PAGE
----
4 Actions to Bring Banking-Like Interoperability to Healthcare

Perhaps lost in the buzz of HIMSS was the new report Advancing Interoperability, Information Sharing, and Data Access: Improving Health and Healthcare for Americans from the Bipartisan Policy Center and the Health Leadership Council (HLC).

It’s a short report that complements the HIMSS buzz around interoperability, cybersecurity, artificial intelligence, and consumer engagement. The report includes key recommendations that can advance access to clinical information for both consumers and providers — achieving a truly interoperable, patient-centered, more cost-effective healthcare system. 

I loved that the organizations challenged why don’t we have the interoperability in today’s health data that we do with banking and telco, which are highly competitive, consumer-oriented industries.

I commend them for interviewing 100+ organizations and individuals, and for naming the organizations (unlike the recent GAO report, which did not identify their 37 interviewees). This transparency should lead to greater collaboration and strategic execution that benefits all parties. 

These are four things we need to do to bring interoperability to healthcare:

Strengthen the Business Case

Interoperability becomes crucial as payment moves from volume to value. But many interviewed felt that the lack of widespread, easily understood financial incentives inhibits interoperability progress. Other industries (banking, telco) used clear incentives to advance their interoperability years or decades ago. However, we need to start by agreeing on baseline expectations and measurable outcomes, particularly for interoperability and data sharing. Only once we have agreed on these basics can we build a truly compelling business case.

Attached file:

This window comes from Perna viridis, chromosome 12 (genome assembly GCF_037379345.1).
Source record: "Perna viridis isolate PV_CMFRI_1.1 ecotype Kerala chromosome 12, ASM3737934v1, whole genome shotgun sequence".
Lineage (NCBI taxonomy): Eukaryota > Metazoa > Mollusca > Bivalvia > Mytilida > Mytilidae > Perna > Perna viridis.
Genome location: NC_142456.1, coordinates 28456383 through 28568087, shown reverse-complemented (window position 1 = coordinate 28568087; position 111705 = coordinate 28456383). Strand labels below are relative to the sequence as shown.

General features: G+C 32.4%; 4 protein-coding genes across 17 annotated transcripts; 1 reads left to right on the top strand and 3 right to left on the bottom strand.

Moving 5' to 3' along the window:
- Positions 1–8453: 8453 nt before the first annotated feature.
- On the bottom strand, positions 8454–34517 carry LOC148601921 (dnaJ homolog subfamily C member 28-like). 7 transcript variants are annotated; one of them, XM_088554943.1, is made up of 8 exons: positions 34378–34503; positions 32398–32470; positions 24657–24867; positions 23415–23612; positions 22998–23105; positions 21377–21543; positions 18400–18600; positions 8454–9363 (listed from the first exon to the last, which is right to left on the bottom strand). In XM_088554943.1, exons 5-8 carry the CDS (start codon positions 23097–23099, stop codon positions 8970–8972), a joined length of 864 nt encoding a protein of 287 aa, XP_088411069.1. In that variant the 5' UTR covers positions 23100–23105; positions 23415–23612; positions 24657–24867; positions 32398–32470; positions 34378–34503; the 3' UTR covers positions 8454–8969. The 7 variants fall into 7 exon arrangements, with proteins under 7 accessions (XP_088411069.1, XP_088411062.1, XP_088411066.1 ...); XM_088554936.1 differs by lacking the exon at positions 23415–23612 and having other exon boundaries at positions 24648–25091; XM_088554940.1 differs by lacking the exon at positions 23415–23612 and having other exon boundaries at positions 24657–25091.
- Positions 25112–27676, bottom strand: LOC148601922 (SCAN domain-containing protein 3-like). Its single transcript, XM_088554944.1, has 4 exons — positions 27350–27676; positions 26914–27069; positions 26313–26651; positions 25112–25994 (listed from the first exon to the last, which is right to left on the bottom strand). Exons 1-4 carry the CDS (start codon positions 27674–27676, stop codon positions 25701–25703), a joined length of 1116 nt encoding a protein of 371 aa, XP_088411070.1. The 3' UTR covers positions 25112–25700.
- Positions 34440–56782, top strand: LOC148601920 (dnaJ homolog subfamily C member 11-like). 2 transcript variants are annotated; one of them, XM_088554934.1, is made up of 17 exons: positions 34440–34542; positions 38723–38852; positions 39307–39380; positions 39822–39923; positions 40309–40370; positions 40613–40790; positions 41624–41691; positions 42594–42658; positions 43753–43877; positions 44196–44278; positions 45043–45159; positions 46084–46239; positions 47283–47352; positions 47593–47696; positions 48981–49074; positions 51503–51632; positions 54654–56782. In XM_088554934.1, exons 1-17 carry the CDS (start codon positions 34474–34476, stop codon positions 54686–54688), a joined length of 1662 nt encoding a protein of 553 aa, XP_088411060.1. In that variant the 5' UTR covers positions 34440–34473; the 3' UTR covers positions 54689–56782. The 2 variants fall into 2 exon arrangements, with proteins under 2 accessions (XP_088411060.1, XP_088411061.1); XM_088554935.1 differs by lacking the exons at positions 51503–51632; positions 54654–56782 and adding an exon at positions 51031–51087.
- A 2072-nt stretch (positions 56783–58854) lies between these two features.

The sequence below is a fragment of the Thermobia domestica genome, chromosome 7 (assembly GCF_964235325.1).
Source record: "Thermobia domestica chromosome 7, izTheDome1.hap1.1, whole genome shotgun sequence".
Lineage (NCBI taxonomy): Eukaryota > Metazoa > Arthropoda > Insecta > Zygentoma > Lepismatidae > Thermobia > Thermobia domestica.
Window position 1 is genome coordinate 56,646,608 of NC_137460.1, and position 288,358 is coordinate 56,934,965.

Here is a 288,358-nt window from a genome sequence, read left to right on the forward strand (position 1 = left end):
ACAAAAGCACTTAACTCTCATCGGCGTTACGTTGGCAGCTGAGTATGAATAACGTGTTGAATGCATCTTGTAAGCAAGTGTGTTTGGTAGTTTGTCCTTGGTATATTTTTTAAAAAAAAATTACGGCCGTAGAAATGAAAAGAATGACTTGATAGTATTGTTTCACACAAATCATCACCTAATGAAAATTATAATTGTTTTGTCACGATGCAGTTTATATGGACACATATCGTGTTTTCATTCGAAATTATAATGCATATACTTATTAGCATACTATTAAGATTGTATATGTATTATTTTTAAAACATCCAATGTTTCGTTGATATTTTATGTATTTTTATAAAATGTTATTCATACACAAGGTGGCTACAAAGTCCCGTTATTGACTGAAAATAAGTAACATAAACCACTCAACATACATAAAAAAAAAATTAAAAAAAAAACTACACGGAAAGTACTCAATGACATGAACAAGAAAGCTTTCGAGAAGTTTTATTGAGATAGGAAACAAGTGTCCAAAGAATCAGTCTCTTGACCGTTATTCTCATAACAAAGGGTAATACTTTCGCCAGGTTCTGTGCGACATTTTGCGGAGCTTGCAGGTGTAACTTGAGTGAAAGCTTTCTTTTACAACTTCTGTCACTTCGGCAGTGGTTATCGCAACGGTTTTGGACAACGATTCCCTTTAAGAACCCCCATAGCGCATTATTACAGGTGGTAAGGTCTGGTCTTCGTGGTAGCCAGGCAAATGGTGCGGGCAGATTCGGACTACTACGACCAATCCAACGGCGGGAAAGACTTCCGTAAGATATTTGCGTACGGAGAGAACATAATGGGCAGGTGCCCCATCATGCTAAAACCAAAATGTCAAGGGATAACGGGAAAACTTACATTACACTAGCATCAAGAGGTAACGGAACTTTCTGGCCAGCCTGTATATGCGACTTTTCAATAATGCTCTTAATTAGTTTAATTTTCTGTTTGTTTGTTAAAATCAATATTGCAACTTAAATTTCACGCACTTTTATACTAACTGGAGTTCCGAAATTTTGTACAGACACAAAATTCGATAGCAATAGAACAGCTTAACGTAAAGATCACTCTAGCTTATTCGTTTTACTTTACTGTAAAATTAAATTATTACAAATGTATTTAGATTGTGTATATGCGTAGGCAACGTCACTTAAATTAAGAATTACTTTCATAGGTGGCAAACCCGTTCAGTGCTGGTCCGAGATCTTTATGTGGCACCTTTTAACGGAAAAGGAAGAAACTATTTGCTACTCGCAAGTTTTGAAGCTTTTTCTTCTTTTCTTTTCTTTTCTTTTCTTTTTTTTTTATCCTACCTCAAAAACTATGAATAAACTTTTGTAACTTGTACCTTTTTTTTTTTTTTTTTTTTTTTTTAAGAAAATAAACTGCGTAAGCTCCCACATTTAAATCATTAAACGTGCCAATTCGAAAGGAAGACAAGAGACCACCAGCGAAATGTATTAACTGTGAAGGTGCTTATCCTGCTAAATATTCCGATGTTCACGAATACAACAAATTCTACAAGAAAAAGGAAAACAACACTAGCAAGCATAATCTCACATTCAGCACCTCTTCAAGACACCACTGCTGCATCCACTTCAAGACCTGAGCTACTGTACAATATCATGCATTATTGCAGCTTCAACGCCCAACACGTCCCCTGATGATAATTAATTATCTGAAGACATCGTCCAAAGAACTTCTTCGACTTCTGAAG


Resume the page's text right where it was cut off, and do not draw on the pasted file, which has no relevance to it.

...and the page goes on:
HLC has committed to convening providers, EHR vendors, and other stakeholders to accomplish this key recommendation. Engaging individuals/consumers to ensure alignment with their expectations will be part of these efforts. 

Improve Technical Infrastructure

Standardizing data elements for patient record matching is called out and in line with Pew and Sequoia reports which I’ve blogged about previously. HLC recommends initiatives led by the private sector (given the Congressional ban on HHS funding) that focus on developing a coordinated strategy for a patient matching solution that takes a patient-centered approach, perhaps in line with the RAND report sponsored by Pew Charitable Trust. And, the report promotes real-world testing to assure conformance with interoperability standards and rapid adoption of FHIR. 

Improve Policies and Regulations

Consumer information access can be promoted through the common “Notice of information access practices” method currently being explored. This, along with harmonizing privacy laws across states and HHS work to align consent policies for substance use disorders would aid data sharing. The report acknowledges the efforts underway for fine-tuning HIPAA. 

Support Governance and Leadership

The Trusted Exchange Framework and Common Agreement (TEFCA), once finalized, should provide the governance needed for many interoperability activities. Additional measures to monitor, track, and initiate interoperability will be aided by TEFCA. Measures should be small and impactful to assure adoption and accurate, efficient reporting. Measurable, insightful suggestions include prescriptions filled, access to independent labs and radiology systems, and information sharing between long-term care, behavioral health, and the more mainstream hospital, physician practices and health plans. 

Much of the HLC report complements and reinforces recent interoperability, data sharing and patient record matching work by the Pew Charitable Trusts, RAND Corporation, Sequoia Project, and others. 

As Mary Grealy and Neil de Crescenzo of the Healthcare Leadership Council stated in their opening letter, interoperability is already a given in banking and telco, and,  “It’s time to bring that same 21st century interoperability to healthcare.” I grow ever more hopeful that widespread interoperability — including better patient record matching — is coming….and soon.